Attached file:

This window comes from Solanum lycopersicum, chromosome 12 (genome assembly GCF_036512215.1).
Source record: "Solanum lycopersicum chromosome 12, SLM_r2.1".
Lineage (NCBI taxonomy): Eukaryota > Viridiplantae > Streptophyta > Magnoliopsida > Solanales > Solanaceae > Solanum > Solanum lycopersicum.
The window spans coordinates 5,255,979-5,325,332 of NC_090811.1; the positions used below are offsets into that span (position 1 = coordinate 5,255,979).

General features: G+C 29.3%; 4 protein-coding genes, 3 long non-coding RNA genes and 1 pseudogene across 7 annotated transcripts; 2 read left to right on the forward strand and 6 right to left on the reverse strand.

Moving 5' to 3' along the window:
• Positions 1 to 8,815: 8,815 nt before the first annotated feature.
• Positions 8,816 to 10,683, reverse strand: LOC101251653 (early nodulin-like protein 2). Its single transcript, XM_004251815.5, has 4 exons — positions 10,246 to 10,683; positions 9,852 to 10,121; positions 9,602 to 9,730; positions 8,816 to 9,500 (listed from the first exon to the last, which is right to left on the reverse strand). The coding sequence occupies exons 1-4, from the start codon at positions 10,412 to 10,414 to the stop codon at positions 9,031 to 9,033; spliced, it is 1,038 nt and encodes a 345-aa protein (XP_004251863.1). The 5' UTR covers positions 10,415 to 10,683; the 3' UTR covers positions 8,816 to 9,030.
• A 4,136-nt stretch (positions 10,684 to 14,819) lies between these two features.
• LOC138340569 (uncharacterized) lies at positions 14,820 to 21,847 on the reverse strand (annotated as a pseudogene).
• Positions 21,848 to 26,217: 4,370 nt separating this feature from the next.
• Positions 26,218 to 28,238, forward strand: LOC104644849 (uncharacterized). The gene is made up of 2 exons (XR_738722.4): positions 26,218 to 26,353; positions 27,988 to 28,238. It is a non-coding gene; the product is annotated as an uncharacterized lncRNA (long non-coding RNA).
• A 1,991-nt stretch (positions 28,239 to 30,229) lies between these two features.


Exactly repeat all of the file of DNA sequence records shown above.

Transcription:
This window comes from Solanum lycopersicum, chromosome 12 (genome assembly GCF_036512215.1).
Source record: "Solanum lycopersicum chromosome 12, SLM_r2.1".
Lineage (NCBI taxonomy): Eukaryota > Viridiplantae > Streptophyta > Magnoliopsida > Solanales > Solanaceae > Solanum > Solanum lycopersicum.
The window spans coordinates 5,255,979-5,325,332 of NC_090811.1; the positions used below are offsets into that span (position 1 = coordinate 5,255,979).

General features: G+C 29.3%; 4 protein-coding genes, 3 long non-coding RNA genes and 1 pseudogene across 7 annotated transcripts; 2 read left to right on the forward strand and 6 right to left on the reverse strand.

Moving 5' to 3' along the window:
• Positions 1 to 8,815: 8,815 nt before the first annotated feature.
• Positions 8,816 to 10,683, reverse strand: LOC101251653 (early nodulin-like protein 2). Its single transcript, XM_004251815.5, has 4 exons — positions 10,246 to 10,683; positions 9,852 to 10,121; positions 9,602 to 9,730; positions 8,816 to 9,500 (listed from the first exon to the last, which is right to left on the reverse strand). The coding sequence occupies exons 1-4, from the start codon at positions 10,412 to 10,414 to the stop codon at positions 9,031 to 9,033; spliced, it is 1,038 nt and encodes a 345-aa protein (XP_004251863.1). The 5' UTR covers positions 10,415 to 10,683; the 3' UTR covers positions 8,816 to 9,030.
• A 4,136-nt stretch (positions 10,684 to 14,819) lies between these two features.
• LOC138340569 (uncharacterized) lies at positions 14,820 to 21,847 on the reverse strand (annotated as a pseudogene).
• Positions 21,848 to 26,217: 4,370 nt separating this feature from the next.
• Positions 26,218 to 28,238, forward strand: LOC104644849 (uncharacterized). The gene is made up of 2 exons (XR_738722.4): positions 26,218 to 26,353; positions 27,988 to 28,238. It is a non-coding gene; the product is annotated as an uncharacterized lncRNA (long non-coding RNA).
• A 1,991-nt stretch (positions 28,239 to 30,229) lies between these two features.